New York Yankees’Â Giancarlo StantonÂ is unarguably the best power-hitting player in baseball. But, the simple answer to if he hit the longest home run, is no he didn’t. It’s tough to answer the question because many measurements took place before Statcast, making the determination quite accurate and easy. Many of the records discussed here are based on witnesses, rumors, and knowing the measurements of the park where the home runs were slammed.
It should be noted that homers hit at the Colorado Rockies home, Coor’s field, will go much further than in other parks that are closer to sea level. Coors Field is at a lofty 5,200 feet where the air is very thin. Not surprisingly, the longest home run ever hit was in 1987 at the then Mile High Stadium. Joey Meyer, in a game between the minor league Denver Zephyrs and the Buffalo Bisons, hit a towering blast that went 587′ and was recorded on video.
When mentioning home runs, one must discuss Mickey Mantle because many believe he hit the longest home run. Mantle is often credited with a 734′ homer during 1963 in the old Yankee Stadium. The long ball hit off the facade keeping it from going out of the park. It hit so hard that it bounced back onto the field. The only problem with the validity of that shot was that Yankee Stadium’s farthest reach was left-center at 408′. To believe the 734′ figure, you would have to agree that the stands are 326′ deep, which they are not.
All tolled Mantle is said to have had six long balls that were over 600′, but most of those were contested by fellow players and fans. His longest home run was probably the one against the Washington Senators at Griffith Field, it measured 565′. That home run was documented and coined the “tape measured home run.”
- Here are some of the other home runs, some are disputed:
- Josh Gibson, Homestead Grays catcher â€“ 580 feet, Yankee Stadium
- Babe Ruth, Boston Red Sox outfielder â€“ 550-587 feet, Plant Field
- Reggie Jackson, Oakland Athletics outfielder â€“ 539 feet, Tiger Stadium
- Willie Stargel, Pittsburgh Pirates outfielder â€“ 535 feet, Olympic Stadium
- Adam Dunn, Cincinnati Reds first baseman â€“ 535 feet, Great American Ballpark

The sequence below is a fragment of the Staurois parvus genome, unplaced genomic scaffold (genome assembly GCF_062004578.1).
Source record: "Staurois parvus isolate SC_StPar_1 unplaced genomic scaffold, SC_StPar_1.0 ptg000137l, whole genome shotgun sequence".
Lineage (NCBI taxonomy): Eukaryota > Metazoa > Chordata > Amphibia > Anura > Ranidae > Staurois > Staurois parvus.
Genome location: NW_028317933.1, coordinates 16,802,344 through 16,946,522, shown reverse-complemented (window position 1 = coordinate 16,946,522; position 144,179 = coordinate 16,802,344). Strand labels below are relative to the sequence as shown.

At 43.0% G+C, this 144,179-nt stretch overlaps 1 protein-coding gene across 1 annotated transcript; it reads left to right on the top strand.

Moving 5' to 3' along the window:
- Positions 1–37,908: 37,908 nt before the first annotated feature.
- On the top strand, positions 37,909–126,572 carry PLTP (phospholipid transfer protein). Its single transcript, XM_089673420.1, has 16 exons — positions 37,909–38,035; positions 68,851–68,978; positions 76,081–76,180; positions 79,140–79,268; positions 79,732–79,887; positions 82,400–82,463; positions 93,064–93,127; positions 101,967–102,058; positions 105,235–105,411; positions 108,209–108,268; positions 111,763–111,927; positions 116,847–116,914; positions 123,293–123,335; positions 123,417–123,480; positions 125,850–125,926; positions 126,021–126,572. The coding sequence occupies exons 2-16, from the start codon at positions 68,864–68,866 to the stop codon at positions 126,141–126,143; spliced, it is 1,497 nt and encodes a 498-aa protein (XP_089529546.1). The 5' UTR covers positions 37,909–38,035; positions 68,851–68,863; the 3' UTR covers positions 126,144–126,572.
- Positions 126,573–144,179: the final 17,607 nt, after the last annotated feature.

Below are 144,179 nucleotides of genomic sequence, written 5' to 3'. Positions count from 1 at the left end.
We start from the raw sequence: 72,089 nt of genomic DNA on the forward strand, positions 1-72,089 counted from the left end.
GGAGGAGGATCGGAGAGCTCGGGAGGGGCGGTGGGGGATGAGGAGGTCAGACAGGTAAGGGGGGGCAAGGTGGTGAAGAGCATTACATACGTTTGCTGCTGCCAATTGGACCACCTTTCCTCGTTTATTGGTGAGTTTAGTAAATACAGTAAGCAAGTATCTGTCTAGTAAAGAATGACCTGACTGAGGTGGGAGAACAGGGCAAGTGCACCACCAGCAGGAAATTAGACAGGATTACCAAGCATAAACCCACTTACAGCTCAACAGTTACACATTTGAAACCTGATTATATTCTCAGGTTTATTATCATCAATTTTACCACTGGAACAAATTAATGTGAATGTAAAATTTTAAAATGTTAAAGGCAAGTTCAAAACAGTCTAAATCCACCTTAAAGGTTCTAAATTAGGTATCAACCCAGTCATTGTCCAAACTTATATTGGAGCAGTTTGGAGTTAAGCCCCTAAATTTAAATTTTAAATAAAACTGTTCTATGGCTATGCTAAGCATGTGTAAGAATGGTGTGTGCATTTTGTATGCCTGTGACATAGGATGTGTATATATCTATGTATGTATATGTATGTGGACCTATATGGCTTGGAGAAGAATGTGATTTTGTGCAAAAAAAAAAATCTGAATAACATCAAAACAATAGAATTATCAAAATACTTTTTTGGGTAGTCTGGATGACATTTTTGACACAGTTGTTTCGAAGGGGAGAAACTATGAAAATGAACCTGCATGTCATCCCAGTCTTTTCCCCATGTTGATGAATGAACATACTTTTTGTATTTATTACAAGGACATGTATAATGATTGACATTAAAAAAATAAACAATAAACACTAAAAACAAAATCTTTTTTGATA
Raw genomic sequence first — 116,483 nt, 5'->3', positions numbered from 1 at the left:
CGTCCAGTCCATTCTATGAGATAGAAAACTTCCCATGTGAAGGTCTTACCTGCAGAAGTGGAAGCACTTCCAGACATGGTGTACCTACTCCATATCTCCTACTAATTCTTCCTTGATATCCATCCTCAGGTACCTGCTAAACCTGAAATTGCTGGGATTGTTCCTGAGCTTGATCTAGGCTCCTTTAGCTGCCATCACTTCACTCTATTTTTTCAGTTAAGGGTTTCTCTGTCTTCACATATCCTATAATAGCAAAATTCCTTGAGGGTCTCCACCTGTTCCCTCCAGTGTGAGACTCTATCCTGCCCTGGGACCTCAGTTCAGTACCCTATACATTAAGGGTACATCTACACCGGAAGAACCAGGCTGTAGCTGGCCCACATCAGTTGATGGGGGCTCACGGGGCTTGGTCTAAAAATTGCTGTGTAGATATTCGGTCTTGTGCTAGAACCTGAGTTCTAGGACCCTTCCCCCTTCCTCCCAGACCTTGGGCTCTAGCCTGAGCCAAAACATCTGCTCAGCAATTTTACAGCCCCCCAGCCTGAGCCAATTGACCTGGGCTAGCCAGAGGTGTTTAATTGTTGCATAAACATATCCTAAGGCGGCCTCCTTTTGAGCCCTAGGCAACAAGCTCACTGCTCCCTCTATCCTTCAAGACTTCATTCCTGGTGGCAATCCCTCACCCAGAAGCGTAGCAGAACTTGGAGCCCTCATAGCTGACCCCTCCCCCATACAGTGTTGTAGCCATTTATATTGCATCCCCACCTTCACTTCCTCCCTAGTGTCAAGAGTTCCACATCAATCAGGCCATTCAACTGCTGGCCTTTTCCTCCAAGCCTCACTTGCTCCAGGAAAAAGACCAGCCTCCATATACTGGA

- Jim Thome, Cleveland Guardians first baseman â€“ 511 feet, Jacobs Field
- Glenallen Hill, Chicago Cubs outfielder â€“ 500+ feet, Wrigley Field
- Nomar Mazara, Texas Rangers outfielder â€“ 505 feet, Globe Life Park
- Giancarlo Stanton, Miami Marlins outfielder â€“ 504 feet, Coors Field, the former two were measured byÂ Statcast.
Here are the longest home run blasts during the 2021 season: Click on the links to see the actual home run video.
- Tommy Pham, San Diego Padres outfielder â€“Â 486 feet, Coors Field
- YermÃn Mercedes, Chicago White Sox catcher â€“Â 485 feet, Guaranteed Rate Field
- Adam Duvall, Duvall Atlanta Braves outfielder â€“Â 483 feet, Chase Field
- Ronald AcuÃ±a Jr, Atlanta Braves outfielder â€“Â 481 feet, Truist Park
- Marcell Ozuna, Atlanta Braves outfielder â€“Â 479 feet, Truist Park
- Ryan McMahon, Colorado Rockies infielder â€“Â 478 feet, Coors Field
- Adam Duvall, Atlanta Braves outfielder â€“Â 477 feet, Coors Field
- Fernando TatÃs Jr, San Diego Padres shortstop â€“Â 477 feet, Coors Field
- Trevor Story, Colorado Rockies shortstop â€“475 feet, Coors Field
- Miguel SanÃ³, Minnesota Twins, designated hitter â€“475 feet, Target Field
Please note that five of the ten longest hit home runs in 2021 were at Coor’s Field, home of the Colorado Rockies. Baseball analysts generally agree that balls at Coor’s Field go 5-10% further than at other fields.
Interestingly the hardest-hit ball of the 2021 season was not hit out of the infield. Giancarlo Stanton lined a ball off the bat at 122.2 mph.Â That ball was lined into the second baseman’s glove resulting in a double play. Stanton has hit five of the year’s hardest-hit balls.